(That the skirmishing which ‘preceded the shelling of the White House had been contrived by Yeltsin as an excuse for doing what he did always seemed probable. The detail of it has now been given by Jonathan Steele in the Guardian of November 13th, 1993.)
Yeltsin was not as squeamish as Charles I and so Khasbulatov is in jail instead of being Russia’s John Hampden. And because he lost he is, from a certain point of view, contemptible. But from another point of view it is the journalist, with liberal pretensions, who sought to make Khasbulatov despicable in his moment of defeat who is contemptible.
Sometime later Mr. Lloyd reported on Yeltsin’s new draft constitution (the first draft of many drafts of the draft which was being redrafted up to the moment of voting). The headline was “Firm stand by Yeltsin for a new legal order”. Maintaining every appearance of solemnity, Mr. Lloyd reported in the new legal order the President can strike down laws passed by Parliament; that though Parliament can impeach the President “for treachery or very serious crimes, these do not include breaching the constitution”; and that the President may dissolve a Parliament which passes a vote of no confidence in him.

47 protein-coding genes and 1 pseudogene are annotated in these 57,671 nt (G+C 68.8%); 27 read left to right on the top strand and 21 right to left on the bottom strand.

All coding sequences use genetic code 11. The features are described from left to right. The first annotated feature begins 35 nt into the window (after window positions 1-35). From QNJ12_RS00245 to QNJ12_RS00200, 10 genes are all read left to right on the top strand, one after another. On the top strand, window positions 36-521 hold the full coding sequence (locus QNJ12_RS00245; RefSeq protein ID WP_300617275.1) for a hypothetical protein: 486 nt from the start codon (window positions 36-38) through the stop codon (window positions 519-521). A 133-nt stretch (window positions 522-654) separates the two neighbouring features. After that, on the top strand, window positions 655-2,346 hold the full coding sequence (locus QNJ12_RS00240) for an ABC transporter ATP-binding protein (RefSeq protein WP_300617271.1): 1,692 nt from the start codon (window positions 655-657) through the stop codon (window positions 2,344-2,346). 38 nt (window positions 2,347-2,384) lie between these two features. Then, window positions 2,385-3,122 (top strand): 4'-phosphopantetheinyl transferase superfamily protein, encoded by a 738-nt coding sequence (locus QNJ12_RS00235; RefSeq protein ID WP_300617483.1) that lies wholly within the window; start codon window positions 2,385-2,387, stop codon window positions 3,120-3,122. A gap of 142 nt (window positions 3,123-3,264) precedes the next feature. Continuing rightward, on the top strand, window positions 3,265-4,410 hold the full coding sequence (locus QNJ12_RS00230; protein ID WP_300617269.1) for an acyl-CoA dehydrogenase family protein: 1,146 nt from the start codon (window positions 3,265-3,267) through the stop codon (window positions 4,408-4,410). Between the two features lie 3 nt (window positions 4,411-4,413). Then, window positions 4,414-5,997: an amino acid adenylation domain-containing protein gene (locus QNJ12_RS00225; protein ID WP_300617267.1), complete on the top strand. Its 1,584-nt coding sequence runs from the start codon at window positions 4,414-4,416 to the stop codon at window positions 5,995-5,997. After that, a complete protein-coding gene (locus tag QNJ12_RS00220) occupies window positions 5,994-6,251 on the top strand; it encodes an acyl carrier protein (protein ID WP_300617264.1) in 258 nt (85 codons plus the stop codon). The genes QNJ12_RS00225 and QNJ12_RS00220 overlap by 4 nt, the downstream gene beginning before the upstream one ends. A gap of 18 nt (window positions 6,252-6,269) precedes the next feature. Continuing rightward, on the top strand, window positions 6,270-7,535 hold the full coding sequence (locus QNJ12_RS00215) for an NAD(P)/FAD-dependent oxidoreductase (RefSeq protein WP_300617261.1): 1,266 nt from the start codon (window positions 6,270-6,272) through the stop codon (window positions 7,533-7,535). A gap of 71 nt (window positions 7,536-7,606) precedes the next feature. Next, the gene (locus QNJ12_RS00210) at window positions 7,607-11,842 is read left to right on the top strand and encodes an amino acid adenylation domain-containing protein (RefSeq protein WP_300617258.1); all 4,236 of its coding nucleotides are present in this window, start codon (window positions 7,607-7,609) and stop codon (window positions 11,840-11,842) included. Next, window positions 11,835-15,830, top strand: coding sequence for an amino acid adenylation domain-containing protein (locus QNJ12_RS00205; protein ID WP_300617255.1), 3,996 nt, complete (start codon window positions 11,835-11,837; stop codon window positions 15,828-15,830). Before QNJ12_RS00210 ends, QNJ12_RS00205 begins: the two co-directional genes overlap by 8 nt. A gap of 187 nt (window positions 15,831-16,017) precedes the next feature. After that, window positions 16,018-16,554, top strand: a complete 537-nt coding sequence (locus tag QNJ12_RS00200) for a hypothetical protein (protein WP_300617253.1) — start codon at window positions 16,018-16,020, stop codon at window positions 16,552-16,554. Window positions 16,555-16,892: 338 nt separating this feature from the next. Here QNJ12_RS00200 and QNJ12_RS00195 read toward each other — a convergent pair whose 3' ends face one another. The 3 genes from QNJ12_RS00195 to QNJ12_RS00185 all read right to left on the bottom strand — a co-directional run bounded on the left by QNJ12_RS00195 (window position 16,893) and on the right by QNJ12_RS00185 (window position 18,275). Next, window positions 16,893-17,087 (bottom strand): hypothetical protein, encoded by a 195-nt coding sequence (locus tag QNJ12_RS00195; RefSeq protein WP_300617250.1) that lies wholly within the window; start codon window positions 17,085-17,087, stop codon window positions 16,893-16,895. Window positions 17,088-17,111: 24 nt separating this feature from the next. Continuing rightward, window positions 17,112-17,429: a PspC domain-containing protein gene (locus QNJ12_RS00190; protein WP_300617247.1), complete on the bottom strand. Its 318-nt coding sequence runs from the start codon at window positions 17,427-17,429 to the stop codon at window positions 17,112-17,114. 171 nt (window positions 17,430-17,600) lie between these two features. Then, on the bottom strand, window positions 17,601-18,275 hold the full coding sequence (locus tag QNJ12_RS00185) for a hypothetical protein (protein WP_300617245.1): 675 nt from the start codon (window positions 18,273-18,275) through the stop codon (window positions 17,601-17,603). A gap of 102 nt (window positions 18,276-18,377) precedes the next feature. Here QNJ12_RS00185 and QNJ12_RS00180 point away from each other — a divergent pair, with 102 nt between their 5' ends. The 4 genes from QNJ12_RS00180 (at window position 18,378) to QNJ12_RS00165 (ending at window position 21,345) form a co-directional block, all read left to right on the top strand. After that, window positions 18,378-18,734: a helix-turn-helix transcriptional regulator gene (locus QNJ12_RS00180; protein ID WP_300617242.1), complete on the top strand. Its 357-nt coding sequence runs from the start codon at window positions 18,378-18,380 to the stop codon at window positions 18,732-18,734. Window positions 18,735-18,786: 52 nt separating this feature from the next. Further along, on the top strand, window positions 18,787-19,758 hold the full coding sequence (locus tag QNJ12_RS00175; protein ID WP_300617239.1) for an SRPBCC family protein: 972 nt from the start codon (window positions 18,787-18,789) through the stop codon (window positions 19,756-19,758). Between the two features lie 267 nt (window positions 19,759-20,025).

If only Charles I had known that this was democracy and law, how different the course of English history might have been!
If Yeltsin’s Constitution had been introduced six or seven years ago as a limited measure of liberalisation and guided democracy within the old state, perhaps it would have been progressive. But it is being introduced after the destruction not only of the old state but also of the framework of a liberal state functioning through a separation of the power which came into being after the 1991 coup attempt – and also after the dissolution of social order by the elements which Yeltsin fosters and represents. In these circumstances it is as liable to be a prelude to fascism as anything else. (In our comment on the events of last Christmas, we said Yeltsin seemed to be a sort of buffoon. That needs amending: he is a buffoon with artillery.)
The fascism of the twenties and thirties developed in the unstable condition of Europe brought about by Prime Minister Asquith’s World War. That war had the effect of subverting what the British Government when declaring war said it was its intention to safeguard: the civilised order of Europe. In the post-war situation revolutionary socialist movements. made government on the old lines impossible but were unable to dominate the chaos and produce a new political order. The various elements of society separated off from each other and tried to take off in opposing directions. The fascist movements in Italy and Germany took in elements from both right and left and restored a kind of national political life in the states in which the stalemate between left and right had broken it.